May 13, 2016 / 10:46 AM / 3 years ago

Myanmar military says it gets along with Suu Kyi's new government

NAYPYITAW (Reuters) - The commander-in-chief of Myanmar’s military said on Friday the army was carrying out its duty under the leadership of the newly elected civilian government of Nobel laureate Aung San Suu Kyi, aiming to assuage worry over tension between them.

National League for Democracy (NLD) party leader Aung San Suu Kyi arrives at the Union Parliament in Naypyitaw, Myanmar March 15, 2016. REUTERS/Soe Zeya Tun

Relations between the armed forces and Suu Kyi will define the success of Myanmar’s emergence from decades of isolation and military rule that began when the army seized power in 1962.

“We don’t have any reason to reject the leadership of the elected civilian government,” Senior General Min Aung Hlaing at a rare news conference at the military headquarters on the outskirts of the capital, Naypyitaw.

The army is the single most powerful institution in the Southeast Asian country.

It ruled directly for nearly 50 years then, in 2011, handed over to a government led by retired officers which organized an election in November last year.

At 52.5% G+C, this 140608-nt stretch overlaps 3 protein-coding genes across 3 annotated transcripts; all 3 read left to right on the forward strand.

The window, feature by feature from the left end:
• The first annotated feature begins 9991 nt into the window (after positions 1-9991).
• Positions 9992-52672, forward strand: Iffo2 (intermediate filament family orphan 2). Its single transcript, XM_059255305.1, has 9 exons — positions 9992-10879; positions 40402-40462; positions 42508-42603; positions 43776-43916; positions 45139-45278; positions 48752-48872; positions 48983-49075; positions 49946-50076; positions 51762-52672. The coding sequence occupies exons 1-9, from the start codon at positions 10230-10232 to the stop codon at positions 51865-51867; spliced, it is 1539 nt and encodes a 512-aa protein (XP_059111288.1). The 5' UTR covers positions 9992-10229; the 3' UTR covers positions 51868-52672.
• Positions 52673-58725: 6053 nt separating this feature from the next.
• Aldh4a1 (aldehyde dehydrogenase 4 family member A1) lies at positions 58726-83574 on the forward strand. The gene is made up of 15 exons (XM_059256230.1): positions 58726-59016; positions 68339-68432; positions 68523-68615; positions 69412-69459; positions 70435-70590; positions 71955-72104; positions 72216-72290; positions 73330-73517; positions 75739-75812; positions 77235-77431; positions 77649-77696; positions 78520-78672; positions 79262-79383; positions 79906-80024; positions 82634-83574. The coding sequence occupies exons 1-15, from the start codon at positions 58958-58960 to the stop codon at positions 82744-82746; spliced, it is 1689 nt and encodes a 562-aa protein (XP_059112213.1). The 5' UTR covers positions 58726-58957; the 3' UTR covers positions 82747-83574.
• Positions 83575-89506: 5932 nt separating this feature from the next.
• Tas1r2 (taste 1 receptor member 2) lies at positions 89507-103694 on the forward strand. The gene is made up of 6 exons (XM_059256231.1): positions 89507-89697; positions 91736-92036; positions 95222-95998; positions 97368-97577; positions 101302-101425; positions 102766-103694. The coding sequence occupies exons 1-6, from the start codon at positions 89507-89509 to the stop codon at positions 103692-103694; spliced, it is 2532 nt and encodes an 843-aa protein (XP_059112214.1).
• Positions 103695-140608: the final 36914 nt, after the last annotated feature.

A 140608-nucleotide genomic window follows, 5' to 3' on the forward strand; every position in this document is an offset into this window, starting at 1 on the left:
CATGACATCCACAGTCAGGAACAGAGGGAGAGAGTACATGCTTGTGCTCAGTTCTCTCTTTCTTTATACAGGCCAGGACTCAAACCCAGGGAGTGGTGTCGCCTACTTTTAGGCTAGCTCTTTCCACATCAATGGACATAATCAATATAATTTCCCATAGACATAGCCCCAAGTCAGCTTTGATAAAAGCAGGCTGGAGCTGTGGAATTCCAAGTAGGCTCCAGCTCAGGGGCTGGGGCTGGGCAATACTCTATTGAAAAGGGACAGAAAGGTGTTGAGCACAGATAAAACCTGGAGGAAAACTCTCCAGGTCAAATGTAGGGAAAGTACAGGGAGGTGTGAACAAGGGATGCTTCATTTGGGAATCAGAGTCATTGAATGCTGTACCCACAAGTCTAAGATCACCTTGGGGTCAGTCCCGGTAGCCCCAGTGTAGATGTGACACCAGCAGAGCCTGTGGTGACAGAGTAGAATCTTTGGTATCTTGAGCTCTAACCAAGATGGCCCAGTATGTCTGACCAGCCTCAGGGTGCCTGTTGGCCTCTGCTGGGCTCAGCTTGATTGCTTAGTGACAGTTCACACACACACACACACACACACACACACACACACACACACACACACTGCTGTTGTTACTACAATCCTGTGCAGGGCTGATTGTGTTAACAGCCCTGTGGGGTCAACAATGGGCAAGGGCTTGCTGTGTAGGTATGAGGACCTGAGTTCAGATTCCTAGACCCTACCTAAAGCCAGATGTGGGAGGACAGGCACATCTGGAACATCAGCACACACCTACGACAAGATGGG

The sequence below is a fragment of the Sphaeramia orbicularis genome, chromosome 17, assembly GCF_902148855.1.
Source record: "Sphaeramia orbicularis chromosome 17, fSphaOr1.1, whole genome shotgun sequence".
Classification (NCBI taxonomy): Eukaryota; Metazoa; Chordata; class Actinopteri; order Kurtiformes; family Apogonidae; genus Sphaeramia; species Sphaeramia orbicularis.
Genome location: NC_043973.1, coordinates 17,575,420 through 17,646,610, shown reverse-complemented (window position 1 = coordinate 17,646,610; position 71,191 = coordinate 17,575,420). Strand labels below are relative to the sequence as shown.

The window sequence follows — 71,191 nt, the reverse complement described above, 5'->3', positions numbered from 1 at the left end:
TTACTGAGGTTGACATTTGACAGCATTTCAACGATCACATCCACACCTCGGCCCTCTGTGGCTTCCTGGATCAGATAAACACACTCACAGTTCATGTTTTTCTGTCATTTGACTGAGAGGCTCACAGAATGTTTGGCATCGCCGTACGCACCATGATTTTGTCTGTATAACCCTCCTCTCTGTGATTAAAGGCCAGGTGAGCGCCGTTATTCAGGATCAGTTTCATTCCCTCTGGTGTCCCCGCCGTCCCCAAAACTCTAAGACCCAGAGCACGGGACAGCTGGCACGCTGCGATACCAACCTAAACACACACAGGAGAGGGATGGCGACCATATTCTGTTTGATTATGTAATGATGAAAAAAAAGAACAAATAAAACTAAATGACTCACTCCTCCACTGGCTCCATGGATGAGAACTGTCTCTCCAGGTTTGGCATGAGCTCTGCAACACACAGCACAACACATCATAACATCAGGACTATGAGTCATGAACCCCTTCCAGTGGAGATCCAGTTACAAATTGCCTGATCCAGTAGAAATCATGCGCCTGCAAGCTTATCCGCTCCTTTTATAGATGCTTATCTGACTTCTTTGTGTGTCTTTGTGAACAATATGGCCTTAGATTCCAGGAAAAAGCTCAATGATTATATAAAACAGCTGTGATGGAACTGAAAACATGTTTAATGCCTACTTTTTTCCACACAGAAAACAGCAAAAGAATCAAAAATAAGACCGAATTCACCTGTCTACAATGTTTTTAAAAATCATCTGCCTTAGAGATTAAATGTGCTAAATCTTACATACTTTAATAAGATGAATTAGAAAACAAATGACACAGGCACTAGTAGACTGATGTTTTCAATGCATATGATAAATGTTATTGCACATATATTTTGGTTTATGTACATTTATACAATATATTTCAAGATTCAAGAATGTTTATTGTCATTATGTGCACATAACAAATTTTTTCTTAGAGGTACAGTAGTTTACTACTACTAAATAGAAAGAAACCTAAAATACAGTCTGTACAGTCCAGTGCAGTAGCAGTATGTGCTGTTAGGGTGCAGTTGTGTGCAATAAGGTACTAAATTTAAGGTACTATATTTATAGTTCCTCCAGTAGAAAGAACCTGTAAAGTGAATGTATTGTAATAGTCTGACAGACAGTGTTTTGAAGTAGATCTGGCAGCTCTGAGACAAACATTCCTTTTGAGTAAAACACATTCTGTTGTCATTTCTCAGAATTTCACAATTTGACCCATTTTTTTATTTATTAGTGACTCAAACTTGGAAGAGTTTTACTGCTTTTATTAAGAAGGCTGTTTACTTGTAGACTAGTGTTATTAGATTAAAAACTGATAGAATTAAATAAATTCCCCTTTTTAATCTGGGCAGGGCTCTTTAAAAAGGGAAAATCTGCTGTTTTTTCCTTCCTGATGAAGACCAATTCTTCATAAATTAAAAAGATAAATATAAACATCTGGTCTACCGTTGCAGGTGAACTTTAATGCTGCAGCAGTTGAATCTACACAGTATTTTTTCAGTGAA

Suu Kyi’s party won by a landslide after years of opposition to military rule.

A government controlled by Suu Kyi took over in April after a transition dominated by discussion over the army-drafted constitution, which bars Suu Kyi from the presidency.

The military maintains a significant political role with control of three security ministries. It also holds a quarter of seats in parliament which gives it a veto on changes to the constitution.

In the first week of her administration, military lawmakers made clear their opposition to a bill creating a position of state counselor - a powerful advisory role for Suu Kyi - by refusing to participate in a vote on it.

But on Friday, Min Aung Hlaing struck a conciliatory tone.

“We’re carrying out our duties under the leadership of the government. This is in accord with constitutional provisions,” he said when asked about the relationship between the military and Suu Kyi’s National League for Democracy (NLD).

He said the army reported important matters to President Htin Kyaw, who is a Suu Kyi loyalist hand-picked by her, and, when necessary, to Suu Kyi as well.

He said the military had to seek the approval of the president when it came to certain budget matters.

The 2008 military-drafted charter bars Suu Kyi from becoming president because her children are not Myanmar citizens. Her late husband was a British academic.

She is state counselor and foreign minister.

Editing by Robert Birsel

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